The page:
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Figure of the Month: Zaha Hadid: Designing a Bridge between Cultures PDF Print E-mail

Al Waref Figure of the Month
by Alissa Orlando

The Al-Waref Institute recognizes Zaha Hadid as the Figure of the Month for May.  The first woman to win the Pritzker Architecture Prize, this Iraqi-born British architect is redefining architecture with her radical deconstructivist designs.

Born in 1950, Zaha Hadid was raised in Baghdad, Iraq.  Hadid earned her bachelor’s degree in mathematics from the American University of Beirut before she studied at the Architectural Association School of Architecture in London.  While studying in London, she met Rem Koolhass and Elia Zenghelis who shared Hadid’s passion for experimental European architecture.  Koolhass and Zenghelis evolved from Hadid’s teachers to her co-workers when she became a partner with the Office of Metropolitan Architecture in 1977.  Koolhass considers Hadid his prodigy and describes her as “a planet in her own inimitable orbit.”  In 1979, Hadid established her own London-based firm, Zaha Hadid Architects, which now has over 250 employees. 
Aggressive geometric designs inspire Hadid’s architecture.  Because of her powerful forms and avant-garde designs characterized by instability and movement, she is considered a deconstructivist architect.  However, her radical visions made it challenging to move beyond the sketch-phase and actually construct the buildings she imagined.  One critic described her designs as “beautiful, but unbuildable.”
One such design was for The Peak Club in Hong Kong.  This 1983 competition-winning entry for a recreational center in Hong Kong resembled a “horizontal skyscraper” and jumpstarted her architectural career.  Hadid’s 1994 award-winning design for Cardiff Bay Opera House in Wales also garnered international attention but was never realized.
Her reputation as a “paper architect” was shattered with the construction of her first major built project, the Vitra Fire Station.  This building was unveiled in 1993 in Weil am Rhein, Germany.  Many claim it resembles a bird in flight with its sharply angled planes.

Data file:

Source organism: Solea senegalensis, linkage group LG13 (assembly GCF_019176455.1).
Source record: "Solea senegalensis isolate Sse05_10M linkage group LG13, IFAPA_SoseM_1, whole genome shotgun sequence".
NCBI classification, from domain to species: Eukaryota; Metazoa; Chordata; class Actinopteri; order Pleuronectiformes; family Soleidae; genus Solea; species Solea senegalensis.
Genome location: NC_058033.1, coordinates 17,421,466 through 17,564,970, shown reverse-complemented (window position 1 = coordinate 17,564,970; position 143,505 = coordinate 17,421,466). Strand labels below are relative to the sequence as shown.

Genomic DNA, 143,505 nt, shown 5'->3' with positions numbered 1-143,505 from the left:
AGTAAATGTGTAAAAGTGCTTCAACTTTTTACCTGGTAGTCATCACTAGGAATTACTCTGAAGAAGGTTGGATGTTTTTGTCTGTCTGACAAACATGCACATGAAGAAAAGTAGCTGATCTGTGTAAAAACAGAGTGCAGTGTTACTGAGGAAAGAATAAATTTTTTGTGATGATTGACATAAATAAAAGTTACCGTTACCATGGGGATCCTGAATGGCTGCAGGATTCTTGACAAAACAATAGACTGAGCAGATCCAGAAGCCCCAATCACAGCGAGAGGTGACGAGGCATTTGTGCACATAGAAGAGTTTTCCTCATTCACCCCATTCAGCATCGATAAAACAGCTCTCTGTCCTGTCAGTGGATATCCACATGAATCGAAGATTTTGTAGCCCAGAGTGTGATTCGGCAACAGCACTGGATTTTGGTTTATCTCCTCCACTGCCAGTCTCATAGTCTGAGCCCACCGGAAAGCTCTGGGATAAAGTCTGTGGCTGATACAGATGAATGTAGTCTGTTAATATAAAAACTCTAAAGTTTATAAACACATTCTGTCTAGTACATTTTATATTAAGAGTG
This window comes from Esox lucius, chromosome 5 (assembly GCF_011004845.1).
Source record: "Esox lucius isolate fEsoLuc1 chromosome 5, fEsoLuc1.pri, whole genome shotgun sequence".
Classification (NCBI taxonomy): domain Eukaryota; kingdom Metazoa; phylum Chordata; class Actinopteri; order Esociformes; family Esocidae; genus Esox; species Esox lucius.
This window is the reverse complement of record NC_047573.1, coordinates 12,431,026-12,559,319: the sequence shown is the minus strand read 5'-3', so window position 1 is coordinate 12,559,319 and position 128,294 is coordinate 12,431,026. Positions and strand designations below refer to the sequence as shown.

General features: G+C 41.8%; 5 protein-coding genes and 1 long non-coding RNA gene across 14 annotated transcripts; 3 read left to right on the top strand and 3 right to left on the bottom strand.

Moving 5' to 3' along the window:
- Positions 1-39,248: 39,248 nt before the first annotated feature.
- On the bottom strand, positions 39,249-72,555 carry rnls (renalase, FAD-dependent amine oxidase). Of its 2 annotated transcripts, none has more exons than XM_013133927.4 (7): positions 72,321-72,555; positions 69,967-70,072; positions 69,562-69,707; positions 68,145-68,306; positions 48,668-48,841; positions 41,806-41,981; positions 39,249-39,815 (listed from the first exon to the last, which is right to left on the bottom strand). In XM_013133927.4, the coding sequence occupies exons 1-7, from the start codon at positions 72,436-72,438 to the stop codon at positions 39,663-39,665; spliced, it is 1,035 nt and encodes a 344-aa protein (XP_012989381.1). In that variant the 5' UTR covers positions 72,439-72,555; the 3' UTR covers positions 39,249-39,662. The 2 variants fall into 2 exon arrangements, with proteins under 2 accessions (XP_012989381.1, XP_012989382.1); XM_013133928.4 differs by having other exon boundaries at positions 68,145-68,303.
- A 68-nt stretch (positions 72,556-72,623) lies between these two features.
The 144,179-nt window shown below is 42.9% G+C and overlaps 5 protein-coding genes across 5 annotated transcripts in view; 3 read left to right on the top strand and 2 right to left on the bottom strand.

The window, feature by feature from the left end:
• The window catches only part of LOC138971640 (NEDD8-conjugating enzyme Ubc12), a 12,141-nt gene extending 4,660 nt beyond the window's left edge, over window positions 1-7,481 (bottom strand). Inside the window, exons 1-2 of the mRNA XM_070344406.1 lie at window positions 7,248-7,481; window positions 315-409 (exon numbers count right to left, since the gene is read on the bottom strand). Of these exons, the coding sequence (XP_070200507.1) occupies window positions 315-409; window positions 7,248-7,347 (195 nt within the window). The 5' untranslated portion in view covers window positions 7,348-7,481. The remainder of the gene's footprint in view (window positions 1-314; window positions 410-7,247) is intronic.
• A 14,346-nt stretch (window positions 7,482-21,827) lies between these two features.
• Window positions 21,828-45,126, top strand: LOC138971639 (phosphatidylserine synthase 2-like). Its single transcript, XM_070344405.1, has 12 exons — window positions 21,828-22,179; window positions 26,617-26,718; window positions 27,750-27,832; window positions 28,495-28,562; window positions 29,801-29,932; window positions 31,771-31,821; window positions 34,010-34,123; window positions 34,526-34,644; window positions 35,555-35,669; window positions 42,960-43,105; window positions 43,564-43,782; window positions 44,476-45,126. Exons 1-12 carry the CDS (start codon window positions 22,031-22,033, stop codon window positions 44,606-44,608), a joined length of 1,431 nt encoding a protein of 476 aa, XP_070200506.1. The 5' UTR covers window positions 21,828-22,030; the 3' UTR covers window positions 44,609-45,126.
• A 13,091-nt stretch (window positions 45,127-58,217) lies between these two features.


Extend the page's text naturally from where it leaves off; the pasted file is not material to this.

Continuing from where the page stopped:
Hadid then began work on her first building in the United States, the new Lois and Richard Rosenthal Center for Contemporary Art in Cincinnati, Ohio.  The museum is a vertical series of cubes and voids with a translucent glass façade that showcases the museum’s collection to passerby.  It was the first American museum designed by a woman.
The critical and popular success of the museum led to several major commissions, including the BMW Central Building in Leipzig, Germany; the Bergisel Ski Jump in Innsbruck, Austria; the National Center for Contemporary Arts in Rome; a high-speed train station in Naples; and the Dongdaemun Design Plaza and Park in Seoul, South Korea.
Hadid’s flamboyant personality and love of architecture motivates her to share her gift. She has held teaching positions at many prestigious schools, including the Architectural Association, Harvard University, the University of Chicago, Columbia University and Yale University.  She currently teaches at the University of Applied Arts, Vienna.
The Guggenheim Museum in New York presented a retrospective spanning her entire work in 2006.
Hadid has been recognized with several distinguished awards for her service in architecture. In 2003, she was deemed Commander of the Order of the British Empire.  She was the first woman to receive the Pritzker Architecture Prize, architecture’s equivalent of the Nobel Prize, in 2004.  In 2008, Forbes ranked Hadid 69th on their list of “The World’s 100 Most Powerful Women.”  She was also named an influential thinker in 2010 by Time. 
The beauty of Hadid’s architecture transcends cultures and links peoples. Al Waref Institute recognizes Zaha Hadid, the diva of architecture, for her vision, confidence and determination.  As designer Donna Karan said, “She bridges East and West with pure sophistication.  Her designs are comfortable anywhere in the world.  Zaha is a woman and an artist of her time-and yet she is very much ahead of it too.”
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